In his book 'The Architecture of Happiness' philosopher Alain De Botton explores the psychological ways in which the spaces that surround us elicit different feelings and support certain behaviour patterns. However, his book does not (presumably because it is taboo) explore the ways in which architecture supports and reflects the dominant, predatory, patriarchal themes of our modern societies.
Every dominant political movement has its own architectural preferences, perhaps none so overt as that of the Nazis, explored here by Jonathan Meades in this excellent and funny documentary:
In short, the Nazis built structures that faciliated their activities: From grand auditoriums like the Sportpalast in Berlin for dictatorial speeches; to the gas chambers for the holocaust. In their new forms, modern Nazis continue to create structures that support their aims.
Dominant ideologies shape architecture
If we broadly agree with this idea: That dominant ideologies will shape and craft the architecture of social spaces; the logical question seems to be: In what ways has our current political system, one of male dominance, the epidemic abuse of children and sexual predatation, shaped the architecture of our spaces? Given that more than 1 in 3 women and 1 in 5 men have been sexually abused, in what ways does the architecture of our modern societies facilitate and support the perpetration of these abuses?
Architecture as Abuse
In its most simple form, the architecture of abuse relies on walls and doors. Both these structures can contain children or adults for the purpose of abuse. Then, other walls and doors, subsequently, protect these abusers from public outrage at their crimes.
To return to an overt example before looking at the covert examples in our present day: The Nazis built concentration camps with perimeter fences and armed guards to keep prisoners inside:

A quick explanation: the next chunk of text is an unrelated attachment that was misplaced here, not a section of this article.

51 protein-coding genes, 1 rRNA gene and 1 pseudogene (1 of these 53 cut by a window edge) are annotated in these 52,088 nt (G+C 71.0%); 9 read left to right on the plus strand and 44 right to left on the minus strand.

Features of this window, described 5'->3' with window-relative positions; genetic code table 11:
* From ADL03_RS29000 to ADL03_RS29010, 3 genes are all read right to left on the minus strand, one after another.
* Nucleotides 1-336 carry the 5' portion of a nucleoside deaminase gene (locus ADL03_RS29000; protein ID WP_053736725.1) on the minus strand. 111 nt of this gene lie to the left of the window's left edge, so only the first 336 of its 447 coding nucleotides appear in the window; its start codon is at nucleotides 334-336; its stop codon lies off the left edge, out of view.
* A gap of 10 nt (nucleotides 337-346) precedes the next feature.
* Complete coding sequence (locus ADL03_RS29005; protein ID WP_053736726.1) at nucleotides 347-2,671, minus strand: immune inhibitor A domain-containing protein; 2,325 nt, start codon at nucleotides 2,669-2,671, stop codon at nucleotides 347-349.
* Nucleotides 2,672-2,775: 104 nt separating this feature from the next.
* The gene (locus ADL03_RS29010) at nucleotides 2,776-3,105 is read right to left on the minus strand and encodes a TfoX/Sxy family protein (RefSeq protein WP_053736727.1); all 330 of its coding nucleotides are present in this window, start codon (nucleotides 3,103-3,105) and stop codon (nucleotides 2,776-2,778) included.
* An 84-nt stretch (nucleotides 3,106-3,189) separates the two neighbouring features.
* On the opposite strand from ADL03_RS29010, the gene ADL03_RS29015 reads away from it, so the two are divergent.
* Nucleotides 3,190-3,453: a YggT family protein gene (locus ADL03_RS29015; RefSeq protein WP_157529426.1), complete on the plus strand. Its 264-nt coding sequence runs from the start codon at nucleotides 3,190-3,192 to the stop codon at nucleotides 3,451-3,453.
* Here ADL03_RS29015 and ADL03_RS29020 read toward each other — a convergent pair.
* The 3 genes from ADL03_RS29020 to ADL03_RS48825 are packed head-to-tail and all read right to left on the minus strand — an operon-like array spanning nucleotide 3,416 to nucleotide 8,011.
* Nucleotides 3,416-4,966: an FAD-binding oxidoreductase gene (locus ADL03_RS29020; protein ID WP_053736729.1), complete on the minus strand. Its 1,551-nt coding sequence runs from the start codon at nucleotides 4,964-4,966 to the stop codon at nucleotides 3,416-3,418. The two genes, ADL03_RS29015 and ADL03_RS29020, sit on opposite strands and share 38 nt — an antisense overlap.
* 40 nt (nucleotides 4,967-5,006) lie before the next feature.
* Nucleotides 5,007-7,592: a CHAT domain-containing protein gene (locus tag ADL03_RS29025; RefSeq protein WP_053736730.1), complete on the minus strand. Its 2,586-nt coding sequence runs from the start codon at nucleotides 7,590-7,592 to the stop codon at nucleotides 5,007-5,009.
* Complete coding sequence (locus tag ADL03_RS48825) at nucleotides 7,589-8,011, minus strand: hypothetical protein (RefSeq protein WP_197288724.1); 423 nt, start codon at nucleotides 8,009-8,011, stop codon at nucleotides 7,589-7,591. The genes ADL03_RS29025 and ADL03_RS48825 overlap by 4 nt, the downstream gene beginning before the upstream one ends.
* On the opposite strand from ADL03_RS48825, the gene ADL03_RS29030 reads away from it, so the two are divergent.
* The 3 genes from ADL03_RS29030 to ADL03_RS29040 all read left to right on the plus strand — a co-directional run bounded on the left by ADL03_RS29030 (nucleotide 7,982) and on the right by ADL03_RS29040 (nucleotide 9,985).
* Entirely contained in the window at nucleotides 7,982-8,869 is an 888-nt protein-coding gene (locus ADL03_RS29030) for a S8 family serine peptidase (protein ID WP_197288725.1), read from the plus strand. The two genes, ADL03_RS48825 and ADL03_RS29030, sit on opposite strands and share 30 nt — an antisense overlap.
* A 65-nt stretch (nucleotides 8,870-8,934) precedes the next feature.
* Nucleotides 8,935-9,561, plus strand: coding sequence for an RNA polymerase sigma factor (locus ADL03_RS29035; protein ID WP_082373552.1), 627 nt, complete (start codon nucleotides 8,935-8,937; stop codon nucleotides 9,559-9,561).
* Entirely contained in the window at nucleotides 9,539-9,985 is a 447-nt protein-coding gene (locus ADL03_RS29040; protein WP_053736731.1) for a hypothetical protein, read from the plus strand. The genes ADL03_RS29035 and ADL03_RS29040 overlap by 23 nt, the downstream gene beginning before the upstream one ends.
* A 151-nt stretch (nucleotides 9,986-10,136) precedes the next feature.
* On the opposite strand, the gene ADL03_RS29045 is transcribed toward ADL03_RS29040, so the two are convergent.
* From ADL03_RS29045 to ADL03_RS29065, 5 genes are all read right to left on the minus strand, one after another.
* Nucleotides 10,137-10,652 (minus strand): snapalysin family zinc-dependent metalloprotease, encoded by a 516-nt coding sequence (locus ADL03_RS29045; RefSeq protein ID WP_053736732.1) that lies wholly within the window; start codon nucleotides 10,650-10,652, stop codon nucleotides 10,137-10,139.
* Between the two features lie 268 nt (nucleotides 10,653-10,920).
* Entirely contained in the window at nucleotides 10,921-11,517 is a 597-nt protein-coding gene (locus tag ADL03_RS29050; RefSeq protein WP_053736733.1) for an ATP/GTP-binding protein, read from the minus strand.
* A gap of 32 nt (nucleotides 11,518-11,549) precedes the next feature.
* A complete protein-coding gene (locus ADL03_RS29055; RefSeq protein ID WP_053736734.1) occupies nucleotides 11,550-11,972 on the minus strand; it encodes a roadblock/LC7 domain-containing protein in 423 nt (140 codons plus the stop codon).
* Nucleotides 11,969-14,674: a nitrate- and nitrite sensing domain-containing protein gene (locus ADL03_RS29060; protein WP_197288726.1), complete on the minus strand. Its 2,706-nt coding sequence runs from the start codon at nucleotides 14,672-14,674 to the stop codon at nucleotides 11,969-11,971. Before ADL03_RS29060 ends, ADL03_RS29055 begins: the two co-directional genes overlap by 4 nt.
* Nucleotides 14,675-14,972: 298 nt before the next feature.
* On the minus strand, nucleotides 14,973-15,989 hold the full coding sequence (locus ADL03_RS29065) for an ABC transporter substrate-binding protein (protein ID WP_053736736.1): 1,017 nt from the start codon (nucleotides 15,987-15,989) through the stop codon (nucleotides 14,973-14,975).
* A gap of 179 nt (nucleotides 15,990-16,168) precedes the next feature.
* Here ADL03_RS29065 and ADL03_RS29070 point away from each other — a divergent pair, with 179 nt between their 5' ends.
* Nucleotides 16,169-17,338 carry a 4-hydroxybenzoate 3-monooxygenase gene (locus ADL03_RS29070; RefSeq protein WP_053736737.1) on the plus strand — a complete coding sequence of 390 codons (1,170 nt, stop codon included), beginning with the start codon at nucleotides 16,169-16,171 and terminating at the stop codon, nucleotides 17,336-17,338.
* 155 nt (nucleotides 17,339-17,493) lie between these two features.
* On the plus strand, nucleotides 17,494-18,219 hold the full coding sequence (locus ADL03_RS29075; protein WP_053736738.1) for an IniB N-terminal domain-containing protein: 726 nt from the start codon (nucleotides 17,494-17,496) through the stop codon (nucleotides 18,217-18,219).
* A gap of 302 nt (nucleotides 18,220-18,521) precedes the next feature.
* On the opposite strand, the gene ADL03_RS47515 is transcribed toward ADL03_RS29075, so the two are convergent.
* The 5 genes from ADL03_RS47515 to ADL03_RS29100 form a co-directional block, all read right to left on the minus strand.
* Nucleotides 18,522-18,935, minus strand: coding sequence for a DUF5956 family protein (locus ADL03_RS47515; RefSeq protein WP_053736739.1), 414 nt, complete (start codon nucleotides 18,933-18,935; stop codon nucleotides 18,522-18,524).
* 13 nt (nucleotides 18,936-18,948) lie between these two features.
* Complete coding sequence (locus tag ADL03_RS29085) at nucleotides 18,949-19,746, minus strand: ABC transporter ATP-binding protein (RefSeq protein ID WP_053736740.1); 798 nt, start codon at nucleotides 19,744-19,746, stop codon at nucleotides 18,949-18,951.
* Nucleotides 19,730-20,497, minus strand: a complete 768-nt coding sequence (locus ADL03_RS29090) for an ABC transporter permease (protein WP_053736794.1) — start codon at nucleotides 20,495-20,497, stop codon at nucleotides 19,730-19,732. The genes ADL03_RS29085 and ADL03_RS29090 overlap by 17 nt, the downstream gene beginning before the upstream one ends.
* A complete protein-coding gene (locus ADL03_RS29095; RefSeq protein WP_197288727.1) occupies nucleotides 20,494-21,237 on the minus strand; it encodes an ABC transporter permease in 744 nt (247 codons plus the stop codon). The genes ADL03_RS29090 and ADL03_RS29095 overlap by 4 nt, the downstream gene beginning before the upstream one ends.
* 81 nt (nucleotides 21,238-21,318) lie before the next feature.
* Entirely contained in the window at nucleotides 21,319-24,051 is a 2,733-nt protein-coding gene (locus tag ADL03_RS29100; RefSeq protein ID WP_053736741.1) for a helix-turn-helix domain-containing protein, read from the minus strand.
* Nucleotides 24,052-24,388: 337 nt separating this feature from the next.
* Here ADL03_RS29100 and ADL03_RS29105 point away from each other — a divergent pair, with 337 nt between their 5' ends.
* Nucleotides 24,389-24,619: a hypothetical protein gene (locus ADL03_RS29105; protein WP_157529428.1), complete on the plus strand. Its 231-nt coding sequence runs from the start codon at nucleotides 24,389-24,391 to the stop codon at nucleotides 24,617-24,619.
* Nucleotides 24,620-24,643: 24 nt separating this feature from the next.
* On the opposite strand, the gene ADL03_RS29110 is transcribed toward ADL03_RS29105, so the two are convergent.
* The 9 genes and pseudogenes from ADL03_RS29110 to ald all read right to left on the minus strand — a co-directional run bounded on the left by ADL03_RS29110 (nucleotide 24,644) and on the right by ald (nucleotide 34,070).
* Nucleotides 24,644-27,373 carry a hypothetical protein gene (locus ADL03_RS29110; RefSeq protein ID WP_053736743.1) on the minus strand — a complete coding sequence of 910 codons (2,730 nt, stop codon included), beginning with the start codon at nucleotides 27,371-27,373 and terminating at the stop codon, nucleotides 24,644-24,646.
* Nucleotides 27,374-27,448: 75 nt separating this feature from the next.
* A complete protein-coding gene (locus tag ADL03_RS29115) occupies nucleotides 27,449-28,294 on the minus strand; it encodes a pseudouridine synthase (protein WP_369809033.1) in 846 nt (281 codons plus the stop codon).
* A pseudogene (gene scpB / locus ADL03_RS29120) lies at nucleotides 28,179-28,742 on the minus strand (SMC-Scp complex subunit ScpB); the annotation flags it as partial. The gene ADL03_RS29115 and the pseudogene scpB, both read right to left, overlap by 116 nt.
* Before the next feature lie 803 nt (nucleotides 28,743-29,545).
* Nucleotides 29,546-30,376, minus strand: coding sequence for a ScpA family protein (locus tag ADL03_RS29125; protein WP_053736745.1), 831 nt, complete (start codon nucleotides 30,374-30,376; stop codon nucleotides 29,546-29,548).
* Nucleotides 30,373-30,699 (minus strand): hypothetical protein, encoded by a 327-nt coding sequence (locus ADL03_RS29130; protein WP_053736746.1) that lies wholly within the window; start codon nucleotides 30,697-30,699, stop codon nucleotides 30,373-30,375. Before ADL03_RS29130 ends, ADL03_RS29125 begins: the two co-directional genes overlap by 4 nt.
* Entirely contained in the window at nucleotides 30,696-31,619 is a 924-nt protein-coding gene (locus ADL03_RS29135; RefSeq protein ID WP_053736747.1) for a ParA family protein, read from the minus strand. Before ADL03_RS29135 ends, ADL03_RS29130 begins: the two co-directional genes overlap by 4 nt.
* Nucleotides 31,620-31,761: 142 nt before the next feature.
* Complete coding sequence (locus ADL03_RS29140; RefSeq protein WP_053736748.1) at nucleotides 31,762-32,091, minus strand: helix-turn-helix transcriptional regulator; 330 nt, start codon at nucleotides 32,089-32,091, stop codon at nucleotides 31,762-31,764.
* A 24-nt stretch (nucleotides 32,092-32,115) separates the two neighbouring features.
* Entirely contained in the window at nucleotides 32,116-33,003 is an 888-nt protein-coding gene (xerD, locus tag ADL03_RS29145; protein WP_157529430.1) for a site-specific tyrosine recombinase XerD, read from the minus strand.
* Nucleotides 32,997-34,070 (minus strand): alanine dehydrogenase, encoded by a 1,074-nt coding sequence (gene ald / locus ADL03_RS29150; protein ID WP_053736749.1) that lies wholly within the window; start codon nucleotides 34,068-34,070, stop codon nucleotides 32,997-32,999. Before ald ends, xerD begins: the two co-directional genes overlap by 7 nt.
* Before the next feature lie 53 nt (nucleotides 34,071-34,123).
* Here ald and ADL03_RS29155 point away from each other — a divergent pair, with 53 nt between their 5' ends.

Yet the construction of these abusive compounds necessitated similar-looking compounds to protect the abusers from the consequences of their actions. In other words: For every architectural Yin of abuse; a Yang of self-defence agains the consequences of that abuse is required. And so we get Nazi fortifications like this, which protect the architects of the camps from the consequences of their action. Both are camps. One in which people are abused; the other in which the abuser is protected from consequence:
We can see the same pattern played out today. The foreign policy of the Western World, for example, creates concentration camps like this:
Which require corresponding defensive structures like this:
Again, the architecture of a Guantanamo Bay or Abu Ghraib allows abuse to be perpetrated. The architecture of the Pentagon and other so-called 'government' buildings then protects the abuser from the consequences of this abuse. Again, we see how the architectural structures of abuse require a corresponding fortification of the abuser's structure. Every prison-camp requires a corresponding fort. Now let's look at more subtle examples.
The Architecture of Power
Here is Grenfall tower, a structure that was designed to provide low-cost housing to those on a low income in London, UK:
This fire killed many people on account of the neglect of wealthy land owners. The British Government has always neglected to represent or support lower-income people. Instead, it has supported the ambitions and needs of those at the top of feudal hierarchy. So, it has been necessary for the abuser to build corresponding fortifications to enable covert massacres like this to continue. Look, for example, at the defensive architecture surrounding the residences of those who perpetrated this abuse:
Castles vs Farms
Traditionally, farms existed outside the castle walls. This feudal structure allowed the wealthy land-owner to defend his or her interests (usually his) above the interests of the 'common' people. This is true even of today. Here, we can see the architecture of a modern farm:
And the corresponding architecture that protects those who run the farms. In other words, the 'castles' that the farms report to:
A rich, gated-community in central London
Rowland Atkinson, a Professor at the University of Sheffield, wrote of these rich Castle-owners that, "elaborate security systems, a supporting cast of staffers, and other services, enable a seamless engagement with space are all in place and emanate from the domestic realm. The ultimate goal of many buyers is a space that allows drive-in car parks with internal exits." In other words: The abuser need not in any way be in contact with the consequences of his abuse: He is architecturally insulated from the 'common people', and therefore his actions, through the design of the spaces he exists in.
It seems that the architecture of abuse always requires two components to function: Both walls and doors to keep the abused trapped inside; and also corresponding walls and doors to keep the abuser protected from the fallout of his exploitation of society.
In short: For every mansion, somewhere else there is a prison cell.